Yes, the Walrus ate all the oysters in the poem!

  5. David Mansell says:

    “Of” is not a verb.

  6. Peter Biddlecombe says:

    David Mansell: Peter is not a mind-reader! I don’t understand your point, despite reading through all the clues again and searching my own posting for uses of “of”. Assuming that you’re complaining about one of Azed’s clues or one of my comments about a clue, identifying the clue concerned would be a great help.

  7. David Mansell says:

    Sorry, I was complaining about Jake’s use of “of” as shorthand for “have”. It always irritates me.

  8. liz says:

    Thanks for the blog, Peter. I had to rely fairly heavily on various aids to finish this and got one wrong: I had TOPEN at 16ac. I also failed to notice the mistake in 35ac, but remember thinking vaguely that the anagram wasn’t quite right.

    Very surprised to see Nancy Drew in a British crossword! I was totally addicted to those stories when I was a child growing up on the other side of the pond.

  9. nmsindy says:

    Nancy Drew, by no means the first or last US TV series, to be shown this side of the pond.

  10. liz says:

    Thanks, nmsindy. The TV series passed me by. It was the books I was referring to!

  11. Jake says:

    David Mansell

    Sorry for my clumsy shorthand, I knew it was bad grammar, but still posted it – I was in a rush to
    go out for lunch!

  12. Andrew Kitching says:

    I hope fifteensquared will consider blogging AZED numbers 1, 500, 1000 and 1500 at the time of AZED 2000. It would be nice to see if the style has changed.

  13. Bob Sharkey says:

    The redundant R in 35A is an oblique reference to an ‘r’ in the month – hence ‘eyed rosters askance’. Our Morse has been eating oysters out of season.

  14. Peter Biddlecombe says:

    Andrew K: If there’s been some announcement that these previous puzzles are being reprinted for the anniversary, I’m sure we can arrange something. But I haven’t seen an announcement myself – have I missed something? (I don’t currently get the Observer)

    Bob S: Nice joke assuming you’re kidding – if Azed really meant a reference to an R in the month, I’m sure he’d have made it more explicit.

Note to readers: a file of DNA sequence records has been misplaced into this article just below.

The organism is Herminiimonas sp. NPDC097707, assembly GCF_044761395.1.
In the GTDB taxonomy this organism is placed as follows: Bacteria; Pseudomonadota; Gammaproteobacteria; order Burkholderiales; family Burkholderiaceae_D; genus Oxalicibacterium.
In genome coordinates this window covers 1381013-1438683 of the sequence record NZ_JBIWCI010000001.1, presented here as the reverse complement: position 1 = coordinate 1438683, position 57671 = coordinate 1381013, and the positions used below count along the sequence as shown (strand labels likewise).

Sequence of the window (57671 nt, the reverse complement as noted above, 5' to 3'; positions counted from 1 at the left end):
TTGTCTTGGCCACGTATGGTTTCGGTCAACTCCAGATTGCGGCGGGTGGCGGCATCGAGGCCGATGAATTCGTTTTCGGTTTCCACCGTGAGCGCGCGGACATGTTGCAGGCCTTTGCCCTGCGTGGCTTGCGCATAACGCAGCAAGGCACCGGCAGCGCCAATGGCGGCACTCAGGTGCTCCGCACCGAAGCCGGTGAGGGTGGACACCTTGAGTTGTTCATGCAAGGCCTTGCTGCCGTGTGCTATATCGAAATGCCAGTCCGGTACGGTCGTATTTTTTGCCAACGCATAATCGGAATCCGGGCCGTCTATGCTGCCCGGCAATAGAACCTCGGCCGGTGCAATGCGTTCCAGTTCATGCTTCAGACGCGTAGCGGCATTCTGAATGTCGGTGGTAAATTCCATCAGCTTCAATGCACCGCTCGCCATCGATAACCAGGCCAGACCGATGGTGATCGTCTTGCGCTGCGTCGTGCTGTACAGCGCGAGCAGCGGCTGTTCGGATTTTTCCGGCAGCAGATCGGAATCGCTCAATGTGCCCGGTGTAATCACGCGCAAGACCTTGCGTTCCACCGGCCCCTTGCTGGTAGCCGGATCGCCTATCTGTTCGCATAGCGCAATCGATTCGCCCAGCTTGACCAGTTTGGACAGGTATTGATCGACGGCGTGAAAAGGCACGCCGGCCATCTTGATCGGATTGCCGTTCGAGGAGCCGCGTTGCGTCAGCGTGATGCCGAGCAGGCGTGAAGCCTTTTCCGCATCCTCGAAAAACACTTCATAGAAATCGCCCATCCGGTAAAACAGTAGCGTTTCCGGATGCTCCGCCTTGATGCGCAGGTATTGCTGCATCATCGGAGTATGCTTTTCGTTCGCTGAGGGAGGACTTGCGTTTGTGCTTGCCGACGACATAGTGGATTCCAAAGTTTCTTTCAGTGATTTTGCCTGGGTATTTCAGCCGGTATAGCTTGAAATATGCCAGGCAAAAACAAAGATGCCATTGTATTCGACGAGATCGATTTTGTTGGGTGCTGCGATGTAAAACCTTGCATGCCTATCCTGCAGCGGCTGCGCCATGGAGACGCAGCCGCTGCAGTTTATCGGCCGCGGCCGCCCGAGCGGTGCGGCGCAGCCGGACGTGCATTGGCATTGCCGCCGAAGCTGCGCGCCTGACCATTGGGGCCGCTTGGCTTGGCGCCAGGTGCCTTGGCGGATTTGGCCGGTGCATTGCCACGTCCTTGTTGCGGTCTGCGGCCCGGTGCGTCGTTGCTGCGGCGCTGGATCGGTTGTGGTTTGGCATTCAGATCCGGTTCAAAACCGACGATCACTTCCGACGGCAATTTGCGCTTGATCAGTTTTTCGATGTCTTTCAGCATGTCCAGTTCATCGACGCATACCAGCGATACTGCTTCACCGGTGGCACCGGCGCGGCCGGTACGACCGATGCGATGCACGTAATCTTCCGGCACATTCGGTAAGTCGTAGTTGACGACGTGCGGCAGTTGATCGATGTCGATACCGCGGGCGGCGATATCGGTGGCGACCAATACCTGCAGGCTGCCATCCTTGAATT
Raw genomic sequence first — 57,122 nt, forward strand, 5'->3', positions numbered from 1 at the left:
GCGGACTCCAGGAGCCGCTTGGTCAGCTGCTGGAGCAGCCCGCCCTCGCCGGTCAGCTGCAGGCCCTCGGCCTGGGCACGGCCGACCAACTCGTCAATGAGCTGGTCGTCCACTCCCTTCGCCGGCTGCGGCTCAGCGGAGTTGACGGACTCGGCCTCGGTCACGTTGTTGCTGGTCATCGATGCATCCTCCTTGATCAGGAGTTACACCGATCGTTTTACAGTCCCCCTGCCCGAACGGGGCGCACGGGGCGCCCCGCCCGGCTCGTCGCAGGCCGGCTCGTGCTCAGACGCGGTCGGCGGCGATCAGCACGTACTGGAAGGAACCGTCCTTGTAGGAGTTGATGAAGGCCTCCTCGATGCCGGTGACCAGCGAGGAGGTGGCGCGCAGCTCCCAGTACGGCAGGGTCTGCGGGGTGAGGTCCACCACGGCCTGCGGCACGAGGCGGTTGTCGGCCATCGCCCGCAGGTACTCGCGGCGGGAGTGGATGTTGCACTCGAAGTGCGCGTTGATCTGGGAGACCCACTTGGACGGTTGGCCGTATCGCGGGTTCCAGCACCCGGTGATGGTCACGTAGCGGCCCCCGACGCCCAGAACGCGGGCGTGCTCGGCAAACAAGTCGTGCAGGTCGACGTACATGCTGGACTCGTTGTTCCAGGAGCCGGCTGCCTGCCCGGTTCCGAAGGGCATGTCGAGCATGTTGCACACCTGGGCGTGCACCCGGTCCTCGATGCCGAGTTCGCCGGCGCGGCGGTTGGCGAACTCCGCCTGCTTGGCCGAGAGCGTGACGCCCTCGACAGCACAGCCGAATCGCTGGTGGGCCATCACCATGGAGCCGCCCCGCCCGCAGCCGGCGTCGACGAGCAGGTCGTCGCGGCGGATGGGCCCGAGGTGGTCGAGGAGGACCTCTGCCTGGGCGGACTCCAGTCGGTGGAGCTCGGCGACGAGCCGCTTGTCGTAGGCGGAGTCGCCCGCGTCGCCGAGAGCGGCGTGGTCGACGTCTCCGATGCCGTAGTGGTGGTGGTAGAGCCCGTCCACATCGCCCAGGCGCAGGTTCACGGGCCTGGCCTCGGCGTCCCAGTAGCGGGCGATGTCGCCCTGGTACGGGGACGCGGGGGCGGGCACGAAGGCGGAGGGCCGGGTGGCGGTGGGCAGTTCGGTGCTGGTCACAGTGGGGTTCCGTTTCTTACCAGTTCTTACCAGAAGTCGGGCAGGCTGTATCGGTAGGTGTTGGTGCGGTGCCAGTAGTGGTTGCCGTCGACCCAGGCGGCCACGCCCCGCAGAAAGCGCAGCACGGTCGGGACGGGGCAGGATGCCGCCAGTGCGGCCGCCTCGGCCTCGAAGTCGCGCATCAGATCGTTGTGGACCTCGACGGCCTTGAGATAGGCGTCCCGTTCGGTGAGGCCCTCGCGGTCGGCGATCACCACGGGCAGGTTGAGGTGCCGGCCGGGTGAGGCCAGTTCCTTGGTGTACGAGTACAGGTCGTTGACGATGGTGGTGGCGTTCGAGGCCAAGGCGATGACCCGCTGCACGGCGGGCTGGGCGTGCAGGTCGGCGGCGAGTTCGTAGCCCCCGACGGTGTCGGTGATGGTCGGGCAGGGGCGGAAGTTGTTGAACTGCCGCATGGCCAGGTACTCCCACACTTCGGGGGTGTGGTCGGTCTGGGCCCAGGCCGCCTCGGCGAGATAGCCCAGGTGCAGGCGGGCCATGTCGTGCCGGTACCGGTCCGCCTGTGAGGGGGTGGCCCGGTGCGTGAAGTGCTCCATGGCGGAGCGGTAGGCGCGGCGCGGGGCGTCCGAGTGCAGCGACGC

15. Andrew Kitching says:

    No, I haven’t heard anything. I just liked what you did with The Times recently, blogging puzzles from the past.
    I’m not sure whether ‘&lit’ goes as far back as AZED number 1, but it would be nice to see it.

  16. petebiddlecombe says:


    Your best source of old Azed puzzles is collections published by Chambers. Unless someone can persuade the Guardian/Observer site to start a series of vintage puzzles, it doesn’t seem worth blogging them. Unfortunately, only the latest of the three collections is easily obtainable. For the other two, you’d need second-hand bookshops. If keen solvers buy up the remaining stock of the latest one, I guess Chambers might try a fourth book, though the chance of puzzles from 1982 to 1991 making it into a book now seems fairly slim. All three books include competition puzzles where the winning clue is given instead of a plain definition, and the winner is credited in the notes at the back.

    • Chambers Book of Azed Crosswords – 2005 – ISBN 0-550-10192-6 – on Amazon UK, covers 1992-2001. If any big anniversary puzzles are included, this is not mentioned in the introduction. It’s too late for Azed 1000 which appeared in 1991.
    • Observer Azed Crosswords – 1991 – ISBN 0-550-19032-5 – 1976-1981, includes Azed 500
    • Best of Azed Crosswords – 1989 – ISBN 0-550-19030-9 – 1972-76, includes Azed 1
  17. Andrew Kitching says:

    Peter, Many thanks. Yesterday’ s puzzle was my 12 month anniversary of being introduced to the AZED puzzles by an AZED veteran. It was hard work to start with, but now I eagerly look forward to Sundays. And, it’s helped with The Times puzzle too.

  18. Bullfrog says:

    There is another element to 3d — A calypso that rocks is just that; Soca originated when the rhythms and instrumentation of soul and funk were added to calypso. The name is a blend of Soul and Calypso.

  19. Bullfrog says:

    Peter, you have a typo at 28d: KINES should read KINGS.

  20. petebiddlecombe says:

    Thanks – appropriate changes now made.

  21. NormanHall says:


    I couldn’t find STEEN in Chambers as a well lining . Only STENE, STEAN & STEIN